Acton Institute Powerblog Archives

Post Tagged 'health'

Charitable Hospitals To Be Fined Under Obamacare

A new provision under Obamacare will fine tax-exempt hospitals via the Internal Revenue Service: A new provision in Section 501 of the Internal Revenue Code, which takes effect under Obamacare, sets new standards of review and installs new financial penalties for tax-exempt charitable hospitals, which devote a minimum amount of their expenses to treat uninsured poor people. Continue Reading...

Buying Off The Unions To Back Obamacare

As noted here last week, Obamacare is seen by some as an elitist system of health care, rather than the equalizing force it purports to be. This week, the news is that the nation’s unions aren’t happy with how Obamacare is shaping up for them, and the Obama administration is scrambling to find new ways to entice them to publicly support the Affordable Health Care Act. Continue Reading...

Pizza qua Vegetable: Acton Finds the Moral Dimension

Well, that wasn’t a serious title: After an hour of reflection, I am forced to admit that pizza qua pizza is a morally neutral proposition. We might have thought it was politically neutral too, until Congress decided this week that pizza sauce still counts as a serving of vegetables in public school lunch lines. Continue Reading...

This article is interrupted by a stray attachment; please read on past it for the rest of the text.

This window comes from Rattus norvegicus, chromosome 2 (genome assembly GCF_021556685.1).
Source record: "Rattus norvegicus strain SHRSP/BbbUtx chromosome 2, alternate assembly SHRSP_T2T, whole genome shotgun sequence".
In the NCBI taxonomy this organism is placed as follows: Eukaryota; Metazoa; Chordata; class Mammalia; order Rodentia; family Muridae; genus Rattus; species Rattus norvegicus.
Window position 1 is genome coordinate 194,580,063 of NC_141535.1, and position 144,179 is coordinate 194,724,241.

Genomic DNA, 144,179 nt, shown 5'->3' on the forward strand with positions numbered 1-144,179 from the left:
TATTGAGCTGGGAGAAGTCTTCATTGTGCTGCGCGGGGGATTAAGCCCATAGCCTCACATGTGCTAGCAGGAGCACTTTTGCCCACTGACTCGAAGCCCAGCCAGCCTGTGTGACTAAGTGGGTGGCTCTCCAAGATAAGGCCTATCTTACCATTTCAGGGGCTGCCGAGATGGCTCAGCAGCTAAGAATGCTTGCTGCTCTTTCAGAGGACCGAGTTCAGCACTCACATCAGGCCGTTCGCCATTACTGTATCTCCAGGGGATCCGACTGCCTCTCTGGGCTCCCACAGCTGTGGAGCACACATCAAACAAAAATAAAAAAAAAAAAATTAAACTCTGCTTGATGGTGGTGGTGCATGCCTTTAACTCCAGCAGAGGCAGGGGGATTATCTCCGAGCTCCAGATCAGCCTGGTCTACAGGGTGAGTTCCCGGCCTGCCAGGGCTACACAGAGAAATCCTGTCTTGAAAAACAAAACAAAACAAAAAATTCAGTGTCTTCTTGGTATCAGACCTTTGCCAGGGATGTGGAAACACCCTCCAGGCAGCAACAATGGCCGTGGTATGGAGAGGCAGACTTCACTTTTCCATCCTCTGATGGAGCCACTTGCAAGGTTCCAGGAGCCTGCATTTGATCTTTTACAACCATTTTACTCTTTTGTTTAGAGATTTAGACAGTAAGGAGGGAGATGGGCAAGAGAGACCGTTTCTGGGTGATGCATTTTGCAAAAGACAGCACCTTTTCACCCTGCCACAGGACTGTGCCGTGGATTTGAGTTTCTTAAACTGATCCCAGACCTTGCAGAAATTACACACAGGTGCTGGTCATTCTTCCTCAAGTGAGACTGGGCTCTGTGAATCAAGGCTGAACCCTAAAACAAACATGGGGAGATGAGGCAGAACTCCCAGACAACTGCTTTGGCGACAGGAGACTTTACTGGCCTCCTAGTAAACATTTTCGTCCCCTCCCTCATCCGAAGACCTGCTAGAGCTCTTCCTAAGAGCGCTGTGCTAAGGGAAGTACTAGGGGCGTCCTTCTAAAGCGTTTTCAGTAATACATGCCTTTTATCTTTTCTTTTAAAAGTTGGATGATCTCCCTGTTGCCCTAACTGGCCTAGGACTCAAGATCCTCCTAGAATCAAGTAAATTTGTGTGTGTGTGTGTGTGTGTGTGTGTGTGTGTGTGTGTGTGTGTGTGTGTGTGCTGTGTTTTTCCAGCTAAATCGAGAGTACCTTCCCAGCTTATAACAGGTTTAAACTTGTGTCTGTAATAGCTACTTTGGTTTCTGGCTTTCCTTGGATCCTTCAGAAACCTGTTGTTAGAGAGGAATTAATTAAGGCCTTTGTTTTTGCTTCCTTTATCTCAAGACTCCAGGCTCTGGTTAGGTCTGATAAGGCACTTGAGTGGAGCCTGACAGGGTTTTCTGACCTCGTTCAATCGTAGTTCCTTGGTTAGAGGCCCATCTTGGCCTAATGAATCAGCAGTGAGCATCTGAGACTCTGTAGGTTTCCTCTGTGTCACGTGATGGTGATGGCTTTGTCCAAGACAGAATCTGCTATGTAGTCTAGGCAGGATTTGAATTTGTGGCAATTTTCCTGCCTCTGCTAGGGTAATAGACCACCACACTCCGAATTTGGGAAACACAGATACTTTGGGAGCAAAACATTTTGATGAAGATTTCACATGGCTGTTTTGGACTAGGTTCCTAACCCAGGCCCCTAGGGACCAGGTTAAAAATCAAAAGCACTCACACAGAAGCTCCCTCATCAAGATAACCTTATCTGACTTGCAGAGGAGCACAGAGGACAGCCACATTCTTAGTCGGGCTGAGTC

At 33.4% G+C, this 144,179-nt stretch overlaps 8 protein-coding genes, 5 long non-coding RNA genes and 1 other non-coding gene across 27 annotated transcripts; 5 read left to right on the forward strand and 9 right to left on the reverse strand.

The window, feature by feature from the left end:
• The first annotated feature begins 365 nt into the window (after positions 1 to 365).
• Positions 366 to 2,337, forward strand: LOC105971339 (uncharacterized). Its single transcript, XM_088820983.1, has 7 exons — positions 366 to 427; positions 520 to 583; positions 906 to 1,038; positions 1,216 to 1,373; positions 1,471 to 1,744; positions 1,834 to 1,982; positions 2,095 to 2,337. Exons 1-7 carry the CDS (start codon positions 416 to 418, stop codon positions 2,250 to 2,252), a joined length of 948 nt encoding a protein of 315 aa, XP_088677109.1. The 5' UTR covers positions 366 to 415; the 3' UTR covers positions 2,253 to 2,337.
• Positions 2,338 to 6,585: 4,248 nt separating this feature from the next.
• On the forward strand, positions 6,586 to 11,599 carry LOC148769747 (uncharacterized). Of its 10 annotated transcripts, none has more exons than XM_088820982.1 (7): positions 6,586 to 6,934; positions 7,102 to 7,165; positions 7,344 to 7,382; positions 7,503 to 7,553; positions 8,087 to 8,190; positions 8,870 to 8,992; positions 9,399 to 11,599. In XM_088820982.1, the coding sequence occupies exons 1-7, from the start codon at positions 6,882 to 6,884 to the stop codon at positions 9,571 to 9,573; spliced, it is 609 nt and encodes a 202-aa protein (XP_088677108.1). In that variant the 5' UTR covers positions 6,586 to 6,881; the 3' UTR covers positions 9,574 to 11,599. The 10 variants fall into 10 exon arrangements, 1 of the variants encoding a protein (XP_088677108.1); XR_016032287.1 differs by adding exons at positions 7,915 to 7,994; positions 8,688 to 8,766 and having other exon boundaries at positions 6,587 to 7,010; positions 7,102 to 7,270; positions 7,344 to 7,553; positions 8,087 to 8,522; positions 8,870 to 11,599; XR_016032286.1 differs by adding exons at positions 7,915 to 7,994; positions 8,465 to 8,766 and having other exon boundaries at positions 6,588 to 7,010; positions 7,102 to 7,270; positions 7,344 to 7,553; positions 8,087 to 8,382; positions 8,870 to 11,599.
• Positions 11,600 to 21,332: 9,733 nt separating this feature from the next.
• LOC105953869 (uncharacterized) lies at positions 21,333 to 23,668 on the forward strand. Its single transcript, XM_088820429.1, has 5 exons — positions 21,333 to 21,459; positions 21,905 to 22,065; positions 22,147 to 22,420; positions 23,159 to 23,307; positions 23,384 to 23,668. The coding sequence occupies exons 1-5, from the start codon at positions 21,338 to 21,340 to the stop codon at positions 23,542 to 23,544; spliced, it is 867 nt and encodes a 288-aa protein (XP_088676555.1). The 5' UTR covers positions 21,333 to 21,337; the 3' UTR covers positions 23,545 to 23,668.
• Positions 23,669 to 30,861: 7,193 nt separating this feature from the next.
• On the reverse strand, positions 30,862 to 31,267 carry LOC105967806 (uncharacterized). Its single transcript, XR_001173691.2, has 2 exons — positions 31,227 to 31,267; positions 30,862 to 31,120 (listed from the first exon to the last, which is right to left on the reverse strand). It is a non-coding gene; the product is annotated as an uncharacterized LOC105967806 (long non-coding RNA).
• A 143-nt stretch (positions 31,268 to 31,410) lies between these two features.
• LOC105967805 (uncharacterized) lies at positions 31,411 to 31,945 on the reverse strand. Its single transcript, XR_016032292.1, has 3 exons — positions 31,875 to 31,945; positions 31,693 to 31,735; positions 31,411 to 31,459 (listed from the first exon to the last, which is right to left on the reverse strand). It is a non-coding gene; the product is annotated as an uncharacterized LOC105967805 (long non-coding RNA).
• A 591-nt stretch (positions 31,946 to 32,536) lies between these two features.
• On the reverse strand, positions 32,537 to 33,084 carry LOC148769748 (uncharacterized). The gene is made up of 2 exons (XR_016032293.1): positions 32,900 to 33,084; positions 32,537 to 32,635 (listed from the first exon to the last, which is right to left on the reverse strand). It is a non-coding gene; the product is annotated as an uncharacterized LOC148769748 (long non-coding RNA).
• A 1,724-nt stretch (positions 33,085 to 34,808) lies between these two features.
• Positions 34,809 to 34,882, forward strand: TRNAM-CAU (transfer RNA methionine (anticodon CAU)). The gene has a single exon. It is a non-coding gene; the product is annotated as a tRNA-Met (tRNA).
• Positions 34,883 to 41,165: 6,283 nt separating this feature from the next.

Video: Sirico on Christian Anthropology (and some thoughts on Election 2010)

Another election has come and gone, and once again the balance of power has significantly shifted in Washington, D.C. and statehouses across America.  Tuesday’s results are, I suppose, a win for fans of limited government, in that a Republican House of Representatives will make it more difficult for President Obama and his Democrat colleagues in the Congress to enact more of what has been a very statist agenda.   Continue Reading...

Mandating Monolithic Medicine

Among the warnings sounded as the Democratic health care reform bill was being debated was that the federal insurance mandate included in the bill—even though not national health care per se—would essentially give the federal government control of the insurance industry. Continue Reading...

Private Education and Global Health

Check out the links from this piece by Joe Knippenberg at No Left Turns, which make the case that “small-scale support for private slum schools—through scholarship programs, backing for school-voucher schemes, or subsidized microfinance—might do far more good than a big aid push directed at government-run education.” Combine that with the insights from this recent NBER paper, “The Effects of Education on Health,” which examines the “well known, large, and persistent association between education and health,” and you could reach the conclusion that private education in the developing world could do much to raise the level of global health. Continue Reading...